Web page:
What’s it about:
Marie-Laure lives in Paris with her father, the keeper of keys at the Natural History Museum. Werner grows up an orphan in a German town, with the future of a mining life looming ahead. But it’s the turbulent times of WW2 and they both get uprooted and cast far away from comfort. For Marie, it’s the excruciating escape to Saint-Malo and the fear of American bombs that drop from the sky. For Werner, it’s the promise of a better life, a life filled with science and discovery but something that soon catapults out of his control. How do these two unite and under what circumstances? That forms the crux of the story.
What I thought:
Few books in the recent times had my attention the way this one did. From the get go, you fall into rhythm with the narrative that the author is trying to build. He cuts back and forth, past and present, cuts across locations, France and Germany, meticulously building characters and premise. He takes you deep into the minds of the folk who had to experience the war first-hand. Directly or indirectly. So much that war itself becomes a living breathing character.
Apparently this book has been ten years in the making, and it shows. I can’t begin to imagine the countless hours of research that something of this magnitude would take. I haven’t read a lot of World War fiction so can’t say this with absolute certainty, but something that usually doesn’t get talked about a lot is how the World Wars affected the common folk. And how differently the world view appears from the ground up. Doerr succeeds here immensely; he doesn’t sugar-coat, and there’s absolutely no attempt to emotionally entangle the reader. I’ve never seen bluntness used so to such an effect.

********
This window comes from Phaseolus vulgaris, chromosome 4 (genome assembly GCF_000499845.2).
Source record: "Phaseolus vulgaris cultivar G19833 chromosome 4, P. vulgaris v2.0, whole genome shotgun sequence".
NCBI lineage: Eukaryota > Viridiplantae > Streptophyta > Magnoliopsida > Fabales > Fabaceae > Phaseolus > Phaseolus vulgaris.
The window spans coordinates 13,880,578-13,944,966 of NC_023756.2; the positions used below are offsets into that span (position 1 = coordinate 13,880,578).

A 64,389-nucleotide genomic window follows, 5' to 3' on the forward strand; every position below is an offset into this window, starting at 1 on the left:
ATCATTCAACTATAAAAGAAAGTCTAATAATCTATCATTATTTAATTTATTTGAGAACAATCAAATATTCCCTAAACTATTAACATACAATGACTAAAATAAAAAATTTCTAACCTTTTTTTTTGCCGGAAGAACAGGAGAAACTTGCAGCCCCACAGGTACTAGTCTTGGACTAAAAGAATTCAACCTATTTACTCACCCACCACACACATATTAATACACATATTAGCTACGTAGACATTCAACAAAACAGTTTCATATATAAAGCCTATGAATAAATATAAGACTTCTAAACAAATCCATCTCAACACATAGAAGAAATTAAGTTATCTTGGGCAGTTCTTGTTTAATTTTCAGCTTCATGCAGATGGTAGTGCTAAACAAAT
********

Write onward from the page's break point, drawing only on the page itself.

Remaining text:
The chapters are kept short, some even just a couple of paragraphs, which keeps the momentum going. It’s also a clever way to make the book unputdownable, as there’s always something or the other happening. The language is crisp, yet poetic. And the author is somehow able to set up a whole scene, sights and sounds and smells, with just a handful of words at times.
If I’m talking so much about the technical aspects of the book, I think it’s because it deserves to be highlighted. This is a book where one soon realizes that the narrative is going to be bigger than anything, even if it tells two extremely personal tales. It might not have the gravitas of, say The Book Thief, but it makes one walk away with a feeling that they’ve just beheld something epic.
world-war-II, France, Germany, Saint-Malo, Sea-of-Flames, Jules-Verne, radio, Hitler’s-Youth, Clair-de-Lune